Metering Pumps: The Lowdown on Turndown
Consumers are programmed from an early age to expect that more is better. Why buy a 12 ounce soda when you can get 24 or 32 ounces for a few pennies more? My car has 27 more horsepower than yours! Your pitiful 700 watt audio system doesn’t destroy eardrums nearly as well as my 1,200 watt! So it only makes sense that when we need to buy equipment for a chemical feed process – we once again look for more.
In the world of metering pumps there’s an increasing trend to boast incredible turndown capabilities of 1,000 to 1, 3000 to 1, and even 1,000,000 to 1. On the surface, increasing the turndown ratings to these levels appears to provide a lot more than was previously available. After all, 1000 to 1 is 10 times better than 100 to 1 – right?
Well, not really.
To explore these claims of incredible turndown, there are three very basic questions that need to be answered:
1. What turndown is really required?
2. What does that kind of turndown mean?
3. How can large ratios effectively be measured or verified?
We’ll discuss these three issues, but first let’s define turndown and how it’s related to accuracy, and also look at the background of metering pumps and their turndown capabilities.
Turndown is an easy enough concept - It is expressed as a ratio over which you can adjust the output of a metering pump. If a pump is capable of 10 gallons per hour (GPH) maximum and it has a 10 to 1 turndown ratio, then it can be turned down to 1 gallon per hour. That’s simple. API and the Hydraulic Institute have excellent definitions as well.
But assigning a turndown ratio without it being tied to some form of accuracy is useless. Without noting accuracy, a metering pump’s turndown is basically infinite in that you can go from maximum flow to no flow at all.
Accuracy is another term used loosely. If a pump is noted as having ± 1% over 1000 to 1 turndown, that can mean several things.
For example, assume a pump has a maximum capacity rating of 1000 gallons per hour (GPH). If accuracy is based on the maximum pump rating, that means the pump can vary 1% of 1000 gallons, or 10 gallons, at any capacity setting. Turn the pump down to its minimum capacity of 1 GPH, and flow can vary ± 10 GPH. Table 1 organizes this example to better show why this rating is useless. This table shows that as the pump capacity setting is reduced, the actual resulting accuracy is less and less effective in the process. An actual flow 10 times expected flow doesn’t have the right to be called accurate.
Graph 1 shows the results of a more useful accuracy rating that is based on a deviation from the pump’s current capacity setting, or set point. When the accuracy rating is based on set point, the accuracy expected has much more meaning. It doesn’t matter what capacity the process requires over the pump’s turndown ratio – the pump output will be at the expected flow within a reasonable deviation. In this example the accuracy percentage has been increased from ± 1% to ± 5% so the variance can be seen. If the graph were drawn for the industry standard of ± 1% accuracy, the lines would be on top of each other. This graph shows percent deviation, which is a constant ± 5%.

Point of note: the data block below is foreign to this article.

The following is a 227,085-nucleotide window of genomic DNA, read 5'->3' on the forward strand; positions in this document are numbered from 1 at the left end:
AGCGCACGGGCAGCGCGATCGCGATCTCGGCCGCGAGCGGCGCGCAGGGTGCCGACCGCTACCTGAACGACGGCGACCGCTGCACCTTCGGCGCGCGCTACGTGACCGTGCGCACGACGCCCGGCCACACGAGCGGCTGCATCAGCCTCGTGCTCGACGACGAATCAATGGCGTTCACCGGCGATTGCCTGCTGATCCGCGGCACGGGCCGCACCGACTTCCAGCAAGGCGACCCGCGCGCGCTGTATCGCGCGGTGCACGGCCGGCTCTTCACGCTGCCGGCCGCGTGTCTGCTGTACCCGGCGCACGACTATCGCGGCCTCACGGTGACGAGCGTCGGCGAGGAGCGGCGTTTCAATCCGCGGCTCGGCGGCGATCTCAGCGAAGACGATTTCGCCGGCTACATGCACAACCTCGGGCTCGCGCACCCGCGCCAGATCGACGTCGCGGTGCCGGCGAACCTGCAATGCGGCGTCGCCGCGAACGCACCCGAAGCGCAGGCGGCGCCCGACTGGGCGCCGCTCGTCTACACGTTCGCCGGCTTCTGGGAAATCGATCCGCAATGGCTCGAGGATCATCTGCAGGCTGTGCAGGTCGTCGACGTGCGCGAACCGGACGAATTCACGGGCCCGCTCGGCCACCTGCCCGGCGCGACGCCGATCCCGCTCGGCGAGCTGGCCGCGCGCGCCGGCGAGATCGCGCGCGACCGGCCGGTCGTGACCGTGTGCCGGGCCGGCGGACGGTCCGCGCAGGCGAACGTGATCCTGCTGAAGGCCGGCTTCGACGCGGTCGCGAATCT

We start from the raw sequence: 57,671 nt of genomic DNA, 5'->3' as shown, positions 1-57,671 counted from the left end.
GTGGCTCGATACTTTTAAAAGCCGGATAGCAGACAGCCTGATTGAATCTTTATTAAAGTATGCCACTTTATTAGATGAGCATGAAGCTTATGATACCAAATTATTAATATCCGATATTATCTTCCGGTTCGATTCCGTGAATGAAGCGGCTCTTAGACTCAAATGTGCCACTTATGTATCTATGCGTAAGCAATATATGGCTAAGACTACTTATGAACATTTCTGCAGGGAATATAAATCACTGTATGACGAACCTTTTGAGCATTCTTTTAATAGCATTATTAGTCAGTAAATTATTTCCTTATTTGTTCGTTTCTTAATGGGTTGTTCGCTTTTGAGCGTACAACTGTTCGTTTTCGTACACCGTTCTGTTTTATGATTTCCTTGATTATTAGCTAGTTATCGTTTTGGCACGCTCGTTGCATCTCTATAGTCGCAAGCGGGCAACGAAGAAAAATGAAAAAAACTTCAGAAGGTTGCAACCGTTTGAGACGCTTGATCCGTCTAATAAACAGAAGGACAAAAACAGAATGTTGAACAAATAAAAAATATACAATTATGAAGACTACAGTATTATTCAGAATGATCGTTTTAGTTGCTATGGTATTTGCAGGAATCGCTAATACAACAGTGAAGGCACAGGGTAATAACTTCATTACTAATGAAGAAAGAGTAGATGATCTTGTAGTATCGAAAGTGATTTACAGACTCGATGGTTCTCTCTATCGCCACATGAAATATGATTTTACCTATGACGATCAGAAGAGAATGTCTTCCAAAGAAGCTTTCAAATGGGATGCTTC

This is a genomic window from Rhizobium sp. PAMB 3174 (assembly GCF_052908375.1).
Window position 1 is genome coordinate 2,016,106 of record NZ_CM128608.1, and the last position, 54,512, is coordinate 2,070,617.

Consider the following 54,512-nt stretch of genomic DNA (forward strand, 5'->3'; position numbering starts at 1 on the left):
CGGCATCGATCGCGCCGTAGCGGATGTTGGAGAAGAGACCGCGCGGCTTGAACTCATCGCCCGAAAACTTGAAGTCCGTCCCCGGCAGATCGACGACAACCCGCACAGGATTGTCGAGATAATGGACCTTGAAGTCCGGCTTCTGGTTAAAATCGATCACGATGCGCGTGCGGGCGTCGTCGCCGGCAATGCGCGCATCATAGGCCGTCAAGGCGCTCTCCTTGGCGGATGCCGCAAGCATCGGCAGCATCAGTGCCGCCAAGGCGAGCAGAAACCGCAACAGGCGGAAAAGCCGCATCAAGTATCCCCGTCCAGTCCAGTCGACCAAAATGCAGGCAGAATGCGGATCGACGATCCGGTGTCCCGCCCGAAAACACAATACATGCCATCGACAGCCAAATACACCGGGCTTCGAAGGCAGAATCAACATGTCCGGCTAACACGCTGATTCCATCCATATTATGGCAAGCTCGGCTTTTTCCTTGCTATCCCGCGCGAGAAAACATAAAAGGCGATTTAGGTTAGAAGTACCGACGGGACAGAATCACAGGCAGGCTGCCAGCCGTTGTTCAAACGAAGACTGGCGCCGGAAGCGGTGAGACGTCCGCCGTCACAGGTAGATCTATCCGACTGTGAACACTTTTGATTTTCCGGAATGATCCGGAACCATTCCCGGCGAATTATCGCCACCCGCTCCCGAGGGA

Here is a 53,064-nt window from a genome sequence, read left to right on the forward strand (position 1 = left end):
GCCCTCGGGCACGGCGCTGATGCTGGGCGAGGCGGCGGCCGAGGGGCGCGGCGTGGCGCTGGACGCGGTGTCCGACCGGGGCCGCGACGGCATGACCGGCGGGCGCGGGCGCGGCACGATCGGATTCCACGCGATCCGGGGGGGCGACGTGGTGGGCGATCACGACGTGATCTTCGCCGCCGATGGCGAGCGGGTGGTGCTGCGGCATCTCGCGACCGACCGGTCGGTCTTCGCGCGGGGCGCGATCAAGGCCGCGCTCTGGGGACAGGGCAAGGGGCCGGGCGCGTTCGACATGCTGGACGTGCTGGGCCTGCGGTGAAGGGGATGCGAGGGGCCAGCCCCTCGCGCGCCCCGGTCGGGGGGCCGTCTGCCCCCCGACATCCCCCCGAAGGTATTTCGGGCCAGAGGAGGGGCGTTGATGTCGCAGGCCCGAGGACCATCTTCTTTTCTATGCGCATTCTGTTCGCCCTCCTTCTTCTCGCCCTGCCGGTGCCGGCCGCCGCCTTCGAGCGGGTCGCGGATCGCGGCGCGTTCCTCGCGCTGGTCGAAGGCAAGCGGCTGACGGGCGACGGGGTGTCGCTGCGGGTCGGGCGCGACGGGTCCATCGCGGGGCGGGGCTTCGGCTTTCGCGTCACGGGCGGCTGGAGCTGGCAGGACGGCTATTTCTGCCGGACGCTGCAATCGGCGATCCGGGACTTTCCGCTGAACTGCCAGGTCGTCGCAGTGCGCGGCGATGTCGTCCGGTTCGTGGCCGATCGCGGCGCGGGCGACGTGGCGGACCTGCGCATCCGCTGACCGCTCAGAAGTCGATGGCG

Graph 2 shows how this relates to the pump’s actual flow rate. In this example the accuracy has been moved back to the industry standard value of ± 1%, so the lines are very close to each other. This graph is more representative of the expected perfomance of a true metering pump. It’s hard to see on the graph, so here are the important flow and performance characteristics:
At maximum capacity setting (100%) where 1000 GPH is expected:
- Maximum allowable actual flow: 1010 GPH
- Minimum allowable actual flow: 990 GPH
At minimum capacity setting (1%) where 1 GPH is expected:
- Maximum allowable actual Flow: 1.01 GPH
- Minimum allowable actual Flow: 0.99 GPH
Graphs 1 and 2 represent steady state accuracy, which more accurately corresponds to the performance of a true metering pump. Steady state accuracy can be defined as a pump’s flow rate variation expressed as a ± percentage of mean delivered flow under fixed system conditions applied over the full turndown ratio of the pump.
Flow repeatability is also a form of accuracy. Also stated as percentage of rated capacity, it describes how much the pump output is allowed to deviate when its capacity setting is changed, and then returned to the original setting. So if the pump is providing 50 GPH at 40% capacity setting and the pump is changed to 80%, when the setting is returned to 40% the pump will still provide a flow near 50 GPH within the flow repeatability accuracy. Typically, metering pumps are rated at ± 3% flow repeatability. Many process engineers order 10 point curves with the pump to show this variation. The 10 point curve shows output at 5 points descending, then the same 5 points ascending, and compares the two.
Manufacturers of many different types of pumps try to attach a variable speed drive to their units and call the resulting product a metering pump. While it’s true that the result will be a pump that varies capacity, the performance and characteristics will not match the industry expectations of a metering pump. Depending on the type of pump attempting this crossover, repeatable performance and resulting flow rate can vary based on a number of factors including: